Gynaecological cancers make up approximately 10% of all cancer cases and cancer deaths in New Zealand.
Approximately 1000 women are diagnosed with one of the five main forms of gynaecological cancer each year – ovarian, cervical, endometrial (or uterine), vulval and vaginal.
Of this number, roughly 400 women die, the New Zealand Gynaecological Cancer Foundation (NZGCF) reports.
Studies show that few women are able to accurately identify symptoms of gynaecological cancer.
The more we know what to look for, the quicker we are able to seek medical advice and the more likely we are to catch cancer early on and possibly eradicate it.
1 woman dies of ovarian cancer every 48 hours, the highest death rate among all the gynaecological cancers.
Ovarian cancer is considered one of the trickiest cancers to catch early, because the symptoms can be vague and easily confused with other problems. This is why early diagnosis is so vital.
Common symptoms of ovarian cancer include:
- Abdominal bloating, indigestion or nausea
- Changes in appetite, such as a loss of appetite or feeling full sooner
- Pressure in the pelvis or lower back
- A more frequent or urgent need to urinate and/or constipation
- Changes in bowel movements
- Increased abdominal girth
- Tiredness or low energy
- Changes in menstruation
Endometrial (uterine) cancer
According to the NZGCF, cases of endometrial cancer appear to be increasing in women under 40 years of age in New Zealand.
Symptoms of endometrial cancer are:
- Abnormal bleeding from the vagina. This is the most common symptom and most cases are identified because of irregular or post-menopausal bleeding.
- Pain or discomfort in the lower abdomen
- Pain during sex
- Your womb is enlarged and feels swollen although this will be something which your doctor will be able to see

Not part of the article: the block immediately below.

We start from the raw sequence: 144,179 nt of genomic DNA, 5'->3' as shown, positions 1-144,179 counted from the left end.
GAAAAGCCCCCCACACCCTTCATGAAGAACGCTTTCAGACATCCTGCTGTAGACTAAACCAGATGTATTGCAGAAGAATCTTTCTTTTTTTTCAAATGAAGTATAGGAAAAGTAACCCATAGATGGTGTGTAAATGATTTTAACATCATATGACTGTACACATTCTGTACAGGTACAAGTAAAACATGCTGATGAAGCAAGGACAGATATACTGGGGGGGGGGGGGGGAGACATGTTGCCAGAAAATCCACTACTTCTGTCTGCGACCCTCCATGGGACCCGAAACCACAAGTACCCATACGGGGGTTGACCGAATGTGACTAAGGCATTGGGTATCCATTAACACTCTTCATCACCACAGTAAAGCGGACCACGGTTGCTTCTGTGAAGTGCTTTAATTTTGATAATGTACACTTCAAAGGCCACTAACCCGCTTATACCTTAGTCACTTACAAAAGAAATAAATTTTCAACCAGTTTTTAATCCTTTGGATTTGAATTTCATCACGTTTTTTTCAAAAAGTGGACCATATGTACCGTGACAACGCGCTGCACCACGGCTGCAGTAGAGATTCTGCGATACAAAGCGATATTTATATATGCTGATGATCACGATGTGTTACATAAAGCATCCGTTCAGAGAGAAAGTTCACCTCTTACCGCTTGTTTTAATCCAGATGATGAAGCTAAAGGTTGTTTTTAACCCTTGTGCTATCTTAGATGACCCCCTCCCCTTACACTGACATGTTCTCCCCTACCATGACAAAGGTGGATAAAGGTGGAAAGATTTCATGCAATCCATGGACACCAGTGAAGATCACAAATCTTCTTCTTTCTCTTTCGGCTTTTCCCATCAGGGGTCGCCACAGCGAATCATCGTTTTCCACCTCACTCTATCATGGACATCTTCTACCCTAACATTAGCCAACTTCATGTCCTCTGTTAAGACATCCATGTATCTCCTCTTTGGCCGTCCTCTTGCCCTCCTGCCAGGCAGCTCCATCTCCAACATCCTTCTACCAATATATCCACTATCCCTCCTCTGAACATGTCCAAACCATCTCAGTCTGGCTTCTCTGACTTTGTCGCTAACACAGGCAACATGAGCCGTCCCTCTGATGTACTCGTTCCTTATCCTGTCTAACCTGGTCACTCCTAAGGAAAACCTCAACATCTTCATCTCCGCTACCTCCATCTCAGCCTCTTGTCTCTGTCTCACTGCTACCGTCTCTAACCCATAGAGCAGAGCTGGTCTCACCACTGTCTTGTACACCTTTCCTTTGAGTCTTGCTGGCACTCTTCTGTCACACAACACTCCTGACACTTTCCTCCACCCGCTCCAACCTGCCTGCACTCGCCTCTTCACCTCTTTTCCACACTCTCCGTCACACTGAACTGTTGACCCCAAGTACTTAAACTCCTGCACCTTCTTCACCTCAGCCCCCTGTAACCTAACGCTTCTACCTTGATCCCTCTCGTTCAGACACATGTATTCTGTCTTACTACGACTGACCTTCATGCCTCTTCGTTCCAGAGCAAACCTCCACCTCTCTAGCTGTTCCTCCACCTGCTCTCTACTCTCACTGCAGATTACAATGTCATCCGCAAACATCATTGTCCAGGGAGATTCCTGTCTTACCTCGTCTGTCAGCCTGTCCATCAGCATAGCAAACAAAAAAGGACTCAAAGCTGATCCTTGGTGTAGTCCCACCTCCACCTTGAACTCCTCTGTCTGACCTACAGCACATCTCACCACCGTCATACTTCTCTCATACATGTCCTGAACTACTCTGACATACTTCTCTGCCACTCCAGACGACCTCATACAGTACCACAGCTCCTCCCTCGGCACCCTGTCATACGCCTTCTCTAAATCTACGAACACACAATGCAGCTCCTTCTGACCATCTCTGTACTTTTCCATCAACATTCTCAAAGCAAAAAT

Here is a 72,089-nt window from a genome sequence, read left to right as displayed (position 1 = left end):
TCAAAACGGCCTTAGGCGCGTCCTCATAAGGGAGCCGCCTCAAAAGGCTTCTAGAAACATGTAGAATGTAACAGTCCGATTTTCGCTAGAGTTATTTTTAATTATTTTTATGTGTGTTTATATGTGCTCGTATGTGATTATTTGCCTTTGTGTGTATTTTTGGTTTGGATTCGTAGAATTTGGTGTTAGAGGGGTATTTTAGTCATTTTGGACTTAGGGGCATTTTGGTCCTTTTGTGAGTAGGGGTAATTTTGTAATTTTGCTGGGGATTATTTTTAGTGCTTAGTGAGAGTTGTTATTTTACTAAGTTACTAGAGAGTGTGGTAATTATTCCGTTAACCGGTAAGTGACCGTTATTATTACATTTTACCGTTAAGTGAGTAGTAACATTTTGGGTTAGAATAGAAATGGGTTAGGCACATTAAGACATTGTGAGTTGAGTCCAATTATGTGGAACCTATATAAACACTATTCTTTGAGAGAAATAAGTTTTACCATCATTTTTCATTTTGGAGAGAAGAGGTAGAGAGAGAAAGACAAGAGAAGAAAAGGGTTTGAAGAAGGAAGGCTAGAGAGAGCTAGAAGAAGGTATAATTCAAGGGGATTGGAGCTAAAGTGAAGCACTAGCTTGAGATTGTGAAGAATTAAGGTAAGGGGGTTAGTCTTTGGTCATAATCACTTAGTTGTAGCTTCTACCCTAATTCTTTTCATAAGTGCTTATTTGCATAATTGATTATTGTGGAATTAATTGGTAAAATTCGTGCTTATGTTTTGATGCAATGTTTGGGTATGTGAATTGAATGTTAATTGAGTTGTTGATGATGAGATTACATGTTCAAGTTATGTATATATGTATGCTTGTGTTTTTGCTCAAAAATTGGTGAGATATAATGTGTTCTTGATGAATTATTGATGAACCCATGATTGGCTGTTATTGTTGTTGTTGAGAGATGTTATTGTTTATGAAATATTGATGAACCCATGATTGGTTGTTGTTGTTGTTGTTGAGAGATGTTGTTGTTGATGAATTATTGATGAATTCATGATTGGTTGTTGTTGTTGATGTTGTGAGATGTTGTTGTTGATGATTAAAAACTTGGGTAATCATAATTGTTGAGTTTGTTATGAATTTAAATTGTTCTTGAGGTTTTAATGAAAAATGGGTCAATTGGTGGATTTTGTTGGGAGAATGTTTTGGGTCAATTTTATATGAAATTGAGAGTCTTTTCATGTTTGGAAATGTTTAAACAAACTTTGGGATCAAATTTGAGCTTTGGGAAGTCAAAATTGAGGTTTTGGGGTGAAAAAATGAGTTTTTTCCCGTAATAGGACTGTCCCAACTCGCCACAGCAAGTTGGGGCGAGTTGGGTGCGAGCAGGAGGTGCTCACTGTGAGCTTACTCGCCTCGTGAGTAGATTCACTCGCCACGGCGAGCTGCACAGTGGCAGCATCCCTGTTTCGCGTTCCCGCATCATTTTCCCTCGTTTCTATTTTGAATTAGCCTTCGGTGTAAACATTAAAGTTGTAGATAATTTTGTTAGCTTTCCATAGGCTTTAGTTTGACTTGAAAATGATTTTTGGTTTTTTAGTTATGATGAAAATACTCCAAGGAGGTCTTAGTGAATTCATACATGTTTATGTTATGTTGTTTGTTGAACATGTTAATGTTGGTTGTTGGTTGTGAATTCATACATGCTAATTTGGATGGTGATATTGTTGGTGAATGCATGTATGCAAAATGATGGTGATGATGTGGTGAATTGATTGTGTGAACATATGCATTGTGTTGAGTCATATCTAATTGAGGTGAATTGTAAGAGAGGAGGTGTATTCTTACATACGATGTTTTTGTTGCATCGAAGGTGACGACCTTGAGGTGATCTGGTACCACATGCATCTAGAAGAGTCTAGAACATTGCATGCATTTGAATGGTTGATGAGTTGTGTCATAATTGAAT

- Abnormal bleeding: after menopause and between period
- Heavier periods than normal
- Abnormal discharge: more than normal or strong smelling
Regular smear tests can detect abnormalities on the cervix that could turn into cervical cancer.
Smear tests are recommended every three years for women over the age of twenty, and according to the National Cervical Screening Program regular smears can reduce a woman’s risk of developing cervical cancer by 90%.
Women can also choose to receive a series of vaccinations to help prevent cervical cancer.
Common symptoms of cervical cancer:
- Vaginal bleeding or spotting between periods
- Vaginal bleeding or spotting after periods have stopped (after menopause)
- Bleeding or spotting after sex
- Unusual and persistent discharge from your vagina
- Persistent pain in your pelvis
- Pain during sex
Vulval cancer is one of the more rare gynaecological cancers, particularly for women under the age of 40. The HPV vaccination lowers the risk of developing this type of cancer.
Symptoms can include:
- A lasting itch, pain or soreness and thickened, raised, red, white or dark patches on the skin of the vulva
- Open sore or growth visible on the skin
- Burning pain when you pass urine
- Vaginal discharge or bleeding
- A mole on the vulva that changes shape or colour
- Lump or swelling in the vulva
Vaginal cancer is a rare disease which occurs when malignant cancer cells develop in the vagina. When it spreads beyond the vagina, it is much more difficult to treat so early diagnosis is vital.
Common symptoms include:
- Abnormal vaginal bleeding after sex
- Watery, blood-stained vaginal discharge
- Bleeding after sexual intercourse and pain
- A lump or mass in your vagina that you or your doctor can feel
- Problems with passing urine (such as blood in the urine, the need to pass urine frequently and the need to pass urine at night)
- Pain during sexual intercourse
- Pain in the pelvic area (the lower part of the abdomen between the hip bones)
- Pain in the back or legs
- Constipation or abnormal bowel function
Rare gynaecological cancers
In addition to the five main gynaecological cancers, there are two more rare ones.
Gestational Trophoblastic Disease (GTD) occurs when there is an unusual growth of uterine cells that would normally form the placenta during pregnancy. This is treatable and many women with GTD can have regular pregnancies.
Primary Peritoneal Cancer (PPC) involves abnormal cell growth in an area of the body. It is closely linked to epithelial ovarian cancer and women can still develop PPC even if their ovaries have been removed.
If concerned, consult your doctor
Gynaecological cancers can be difficult to diagnose so it’s important to be aware of all the symptoms. Having these symptoms does not necessarily mean you have cancer, but it is important to consult your doctor if they are abnormal, frequent or you feel concerned.
Try keep a log of when and how often these symptoms occur as it will help your doctor gain a better understanding.